Iraq wedding fire: Grieving survivor recalls horrifying speed of tragedy

Iraqis have been shocked by another disaster that shines a spotlight on poor building and safety standards across the country

Steven Nabil, the fiance of Maryam Moatasem who died in the wedding hall fire, holds a memorial plaque containing pictures of the couple during their engagement, at his family home in Qaraqosh, northern Iraq.
Powered by automated translation

“I am going to die, take care of yourself, I love you.” Those were the last words Maryam Moatasem said to her fiance before she died in the Qaraqosh wedding venue fire in northern Iraq last Tuesday, along with 107 other revellers.

Attending a wedding reception should have been a joyous event.

Her 23-year-old husband-to-be, Steven Nabil (who shares the name of an Iraqi Christian political commentator), hugs a picture of her as he tries to describe his grief.

The DJ, who was working at the venue that night, left her side for just 10 minutes when the tragedy struck.

The disaster has been widely blamed on large sparklers igniting highly flammable roof material in the events hall, leading to a stampede as the huge room filled with flames and toxic smoke.

One hundred and fifty were injured, many with life-changing injuries, the Nineveh Health Department said on Sunday. Like many public buildings in Iraq, where safety standards are rarely enforced, the venue was made of highly flammable material and had only one main exit.

The tragedy has devastated the majority Christian community in Qaraqosh.

“She was invited to the wedding with her family. She changed her clothes and sent me her pictures before going to the hall. I was present in the hall due to my work, so I came and saw them and sat with them and I bought her little brother a small ball," he says.

'After some time had passed, I told Maryam I was taking a short break from the stress of work, so I went outside for 10 minutes. I didn’t know that I would not see her again.

“What is going on?” he says, describing their last call, to which Maryam said there was a fire in the hall and a lot of smoke.

“So I told her, 'I will come now.' When I arrived, the hall was burning. I saw people burning, and the children and women who were able to get out were crying.”

“I tried to enter the hall to rescue my fiance, but could not enter through the main door. The smoke was too much. I tried to enter from the bathrooms because she was there. I broke the window, but could not enter because of the smoke.”

“The ceiling was made of cork and plastic, which helped spread the fire. All the tables were made of wood and the whiskey became like gasoline, helping the fire spread quickly.”

“Then a demolition vehicle came and broke the wall and took her out with about 60 other women who believed they could escape the fire when they entered the bathrooms.”

“When they took Maryam out, she was lying on the ground with her phone in her hand. I did not see her there. My brother and her relatives brought her body to the house after it had been taken to the forensic medicine office. They did not give her oxygen after the fire and did not give her any treatment. She was taken directly among the dead.”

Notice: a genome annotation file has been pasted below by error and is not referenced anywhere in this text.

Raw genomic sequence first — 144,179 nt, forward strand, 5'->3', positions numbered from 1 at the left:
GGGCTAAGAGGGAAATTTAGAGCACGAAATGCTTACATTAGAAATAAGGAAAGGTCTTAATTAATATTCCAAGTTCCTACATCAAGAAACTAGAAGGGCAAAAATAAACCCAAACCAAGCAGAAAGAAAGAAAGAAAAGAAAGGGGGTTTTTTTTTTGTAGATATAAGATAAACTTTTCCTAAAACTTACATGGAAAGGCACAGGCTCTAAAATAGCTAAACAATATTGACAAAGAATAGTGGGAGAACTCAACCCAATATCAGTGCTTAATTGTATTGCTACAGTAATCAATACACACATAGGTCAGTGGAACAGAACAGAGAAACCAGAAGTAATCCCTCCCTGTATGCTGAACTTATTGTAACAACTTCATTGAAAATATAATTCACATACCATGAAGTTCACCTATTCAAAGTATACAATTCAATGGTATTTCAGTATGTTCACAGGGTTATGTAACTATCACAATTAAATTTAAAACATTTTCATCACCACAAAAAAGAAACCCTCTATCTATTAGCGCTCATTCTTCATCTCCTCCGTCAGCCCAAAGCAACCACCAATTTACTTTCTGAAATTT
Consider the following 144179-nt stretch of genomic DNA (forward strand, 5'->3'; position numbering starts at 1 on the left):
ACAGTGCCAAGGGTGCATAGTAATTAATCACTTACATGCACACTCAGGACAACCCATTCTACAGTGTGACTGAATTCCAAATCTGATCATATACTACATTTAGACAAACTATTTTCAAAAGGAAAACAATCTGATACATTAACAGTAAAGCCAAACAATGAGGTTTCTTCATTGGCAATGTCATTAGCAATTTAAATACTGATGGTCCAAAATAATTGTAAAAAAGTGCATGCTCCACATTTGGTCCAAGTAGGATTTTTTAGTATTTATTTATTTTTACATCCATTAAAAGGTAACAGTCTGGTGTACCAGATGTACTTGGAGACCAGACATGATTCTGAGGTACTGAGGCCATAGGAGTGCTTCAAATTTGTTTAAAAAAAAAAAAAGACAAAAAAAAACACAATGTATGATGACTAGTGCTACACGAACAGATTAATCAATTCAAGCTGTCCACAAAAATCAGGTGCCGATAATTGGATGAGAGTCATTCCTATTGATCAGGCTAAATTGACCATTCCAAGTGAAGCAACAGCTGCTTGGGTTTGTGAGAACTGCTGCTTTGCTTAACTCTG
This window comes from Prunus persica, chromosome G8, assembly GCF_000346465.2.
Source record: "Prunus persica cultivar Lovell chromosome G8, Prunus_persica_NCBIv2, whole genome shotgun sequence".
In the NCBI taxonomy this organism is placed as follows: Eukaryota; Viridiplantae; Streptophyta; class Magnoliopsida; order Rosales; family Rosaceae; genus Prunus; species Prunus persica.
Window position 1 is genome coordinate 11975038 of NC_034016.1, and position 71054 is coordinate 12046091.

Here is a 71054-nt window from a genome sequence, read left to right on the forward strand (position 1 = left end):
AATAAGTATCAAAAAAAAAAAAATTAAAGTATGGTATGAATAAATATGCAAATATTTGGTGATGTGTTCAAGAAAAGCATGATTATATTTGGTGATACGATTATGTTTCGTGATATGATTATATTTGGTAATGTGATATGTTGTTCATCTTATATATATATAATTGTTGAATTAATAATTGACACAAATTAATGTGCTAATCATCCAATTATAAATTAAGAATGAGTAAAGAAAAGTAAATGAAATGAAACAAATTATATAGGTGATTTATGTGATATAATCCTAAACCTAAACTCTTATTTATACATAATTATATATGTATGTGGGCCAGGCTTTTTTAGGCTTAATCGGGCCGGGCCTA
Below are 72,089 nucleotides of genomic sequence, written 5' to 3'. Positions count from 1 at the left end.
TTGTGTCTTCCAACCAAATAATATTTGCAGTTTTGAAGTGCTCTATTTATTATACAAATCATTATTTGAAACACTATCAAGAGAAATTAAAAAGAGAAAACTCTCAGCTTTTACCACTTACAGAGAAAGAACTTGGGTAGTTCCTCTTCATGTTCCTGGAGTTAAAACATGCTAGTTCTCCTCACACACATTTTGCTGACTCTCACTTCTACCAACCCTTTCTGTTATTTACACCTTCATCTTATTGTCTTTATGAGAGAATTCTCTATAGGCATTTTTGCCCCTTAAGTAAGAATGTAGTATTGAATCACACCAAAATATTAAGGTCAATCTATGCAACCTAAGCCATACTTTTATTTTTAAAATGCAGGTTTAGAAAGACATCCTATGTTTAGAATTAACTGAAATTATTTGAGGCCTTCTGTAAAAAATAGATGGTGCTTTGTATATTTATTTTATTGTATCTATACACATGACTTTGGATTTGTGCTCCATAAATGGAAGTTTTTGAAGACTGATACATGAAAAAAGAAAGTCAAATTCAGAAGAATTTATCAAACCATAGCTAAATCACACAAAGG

Tragedy in wake of conflict

Maryam came from a humble background, living with her family in a simple neighbourhood in Qaraqosh. Her father works as a car blacksmith, and she was unable to complete her middle school studies after being displaced to Erbil in the Kurdistan region of Iraq during the war against ISIS.

Naeem Moatasem, Maryam’s father, said that plastic flowers were another reason the fire spread so rapidly.

“When the first dance started and they set off the firecrackers, four of them were activated at first, but after the other four were activated, the ceiling began to catch fire. What helped the fire spread were the artificial flowers placed on the ceiling in the middle of the hall,” Mr Moatasem said.

“When the fire started, we were sitting. Maryam’s mother said, ‘Get up and let us go out.’ There were six people from the family. My little son was playing outside the hall. We went to go out through the main door, but it was very crowded and we could not," said Mr Moatasem said.

"We returned to the kitchen door, and before we arrived, the electricity was turned off, and then we couldn’t see each other. Maryam was holding her mother’s back when we left and reached the kitchen door. They brought the bride close to us, and then Maryam was lost from us.

“When we left, Maryam’s mother started screaming, 'Maryam! Maryam is not here!' I tried to go back and search for her, but I couldn’t because of the fire. Then Maryam called her brother by phone and said to him, ‘I’m in the bathroom. Come and save me’.

"Her brother tried to come in and save her, but he couldn’t. When the fire died down, ambulance personnel entered. Maryam was suffocating. She was engaged and her wedding was soon, they were going to get married next October,” Mr Moatasem said.

“We did not realise that this hall, which we often go to during our weddings, would take Maryam from us,” he added.

“Maryam was beautiful and very affectionate. One of her daily morning habits was to drink coffee. She would make coffee for me, her mother, and herself.”

On Sunday, the head of the fire department in Nineveh province was arrested as part of an continuing investigation into the disaster, but it remains unclear if any senior political figures will face punishment over lax building safety standards.

The disaster follows a series of deadly fires across Iraq which have killed hundreds in recent years, particularly in hospitals.

In almost all cases, highly flammable building materials, such as plastic, a lack of fire escapes and poor electrical wiring have been blamed.

Updated: November 23, 2023, 10:13 AM